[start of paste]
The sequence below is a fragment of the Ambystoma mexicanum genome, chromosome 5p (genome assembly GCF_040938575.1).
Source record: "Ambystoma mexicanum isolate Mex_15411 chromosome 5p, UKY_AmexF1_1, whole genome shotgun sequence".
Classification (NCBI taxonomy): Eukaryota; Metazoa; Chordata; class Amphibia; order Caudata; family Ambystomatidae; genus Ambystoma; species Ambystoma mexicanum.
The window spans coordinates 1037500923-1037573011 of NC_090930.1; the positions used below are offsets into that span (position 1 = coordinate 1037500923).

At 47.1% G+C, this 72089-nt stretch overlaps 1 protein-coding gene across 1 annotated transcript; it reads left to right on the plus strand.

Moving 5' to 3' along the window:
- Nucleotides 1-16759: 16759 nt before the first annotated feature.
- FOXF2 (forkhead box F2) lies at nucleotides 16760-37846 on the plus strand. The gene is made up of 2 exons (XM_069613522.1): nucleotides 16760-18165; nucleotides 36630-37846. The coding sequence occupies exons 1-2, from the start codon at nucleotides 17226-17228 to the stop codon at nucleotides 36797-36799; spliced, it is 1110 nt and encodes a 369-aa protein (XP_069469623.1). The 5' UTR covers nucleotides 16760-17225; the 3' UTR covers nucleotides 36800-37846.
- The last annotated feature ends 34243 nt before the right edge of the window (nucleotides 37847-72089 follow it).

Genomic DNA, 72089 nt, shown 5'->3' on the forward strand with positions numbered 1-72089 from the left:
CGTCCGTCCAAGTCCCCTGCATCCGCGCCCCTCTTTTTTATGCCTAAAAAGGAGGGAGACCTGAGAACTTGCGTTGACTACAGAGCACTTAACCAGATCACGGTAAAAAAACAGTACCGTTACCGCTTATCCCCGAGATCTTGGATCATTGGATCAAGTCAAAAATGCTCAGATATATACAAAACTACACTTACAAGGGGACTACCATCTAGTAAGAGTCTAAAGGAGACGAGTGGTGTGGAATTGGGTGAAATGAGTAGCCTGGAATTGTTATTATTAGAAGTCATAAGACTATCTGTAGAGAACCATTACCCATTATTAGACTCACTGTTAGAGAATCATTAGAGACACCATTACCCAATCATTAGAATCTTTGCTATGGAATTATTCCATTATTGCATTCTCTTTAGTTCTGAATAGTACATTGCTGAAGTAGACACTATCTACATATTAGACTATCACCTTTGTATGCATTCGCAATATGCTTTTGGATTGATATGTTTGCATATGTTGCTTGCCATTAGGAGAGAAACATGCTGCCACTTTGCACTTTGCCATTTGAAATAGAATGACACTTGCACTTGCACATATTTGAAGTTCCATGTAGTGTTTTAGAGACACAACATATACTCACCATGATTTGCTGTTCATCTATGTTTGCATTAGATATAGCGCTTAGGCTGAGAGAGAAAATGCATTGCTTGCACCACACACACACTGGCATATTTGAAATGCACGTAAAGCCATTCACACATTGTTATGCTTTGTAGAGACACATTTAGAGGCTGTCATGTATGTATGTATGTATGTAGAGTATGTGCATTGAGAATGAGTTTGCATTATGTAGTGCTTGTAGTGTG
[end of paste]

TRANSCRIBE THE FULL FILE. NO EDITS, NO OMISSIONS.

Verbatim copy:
The sequence below is a fragment of the Ambystoma mexicanum genome, chromosome 5p (genome assembly GCF_040938575.1).
Source record: "Ambystoma mexicanum isolate Mex_15411 chromosome 5p, UKY_AmexF1_1, whole genome shotgun sequence".
Classification (NCBI taxonomy): Eukaryota; Metazoa; Chordata; class Amphibia; order Caudata; family Ambystomatidae; genus Ambystoma; species Ambystoma mexicanum.
The window spans coordinates 1037500923-1037573011 of NC_090930.1; the positions used below are offsets into that span (position 1 = coordinate 1037500923).

At 47.1% G+C, this 72089-nt stretch overlaps 1 protein-coding gene across 1 annotated transcript; it reads left to right on the plus strand.

Moving 5' to 3' along the window:
- Nucleotides 1-16759: 16759 nt before the first annotated feature.
- FOXF2 (forkhead box F2) lies at nucleotides 16760-37846 on the plus strand. The gene is made up of 2 exons (XM_069613522.1): nucleotides 16760-18165; nucleotides 36630-37846. The coding sequence occupies exons 1-2, from the start codon at nucleotides 17226-17228 to the stop codon at nucleotides 36797-36799; spliced, it is 1110 nt and encodes a 369-aa protein (XP_069469623.1). The 5' UTR covers nucleotides 16760-17225; the 3' UTR covers nucleotides 36800-37846.
- The last annotated feature ends 34243 nt before the right edge of the window (nucleotides 37847-72089 follow it).

Genomic DNA, 72089 nt, shown 5'->3' on the forward strand with positions numbered 1-72089 from the left:
CGTCCGTCCAAGTCCCCTGCATCCGCGCCCCTCTTTTTTATGCCTAAAAAGGAGGGAGACCTGAGAACTTGCGTTGACTACAGAGCACTTAACCAGATCACGGTAAAAAAACAGTACCGTTACCGCTTATCCCCGAGATCTTGGATCATTGGATCAAGTCAAAAATGCTCAGATATATACAAAACTACACTTACAAGGGGACTACCATCTAGTAAGAGTCTAAAGGAGACGAGTGGTGTGGAATTGGGTGAAATGAGTAGCCTGGAATTGTTATTATTAGAAGTCATAAGACTATCTGTAGAGAACCATTACCCATTATTAGACTCACTGTTAGAGAATCATTAGAGACACCATTACCCAATCATTAGAATCTTTGCTATGGAATTATTCCATTATTGCATTCTCTTTAGTTCTGAATAGTACATTGCTGAAGTAGACACTATCTACATATTAGACTATCACCTTTGTATGCATTCGCAATATGCTTTTGGATTGATATGTTTGCATATGTTGCTTGCCATTAGGAGAGAAACATGCTGCCACTTTGCACTTTGCCATTTGAAATAGAATGACACTTGCACTTGCACATATTTGAAGTTCCATGTAGTGTTTTAGAGACACAACATATACTCACCATGATTTGCTGTTCATCTATGTTTGCATTAGATATAGCGCTTAGGCTGAGAGAGAAAATGCATTGCTTGCACCACACACACACTGGCATATTTGAAATGCACGTAAAGCCATTCACACATTGTTATGCTTTGTAGAGACACATTTAGAGGCTGTCATGTATGTATGTATGTATGTAGAGTATGTGCATTGAGAATGAGTTTGCATTATGTAGTGCTTGTAGTGTG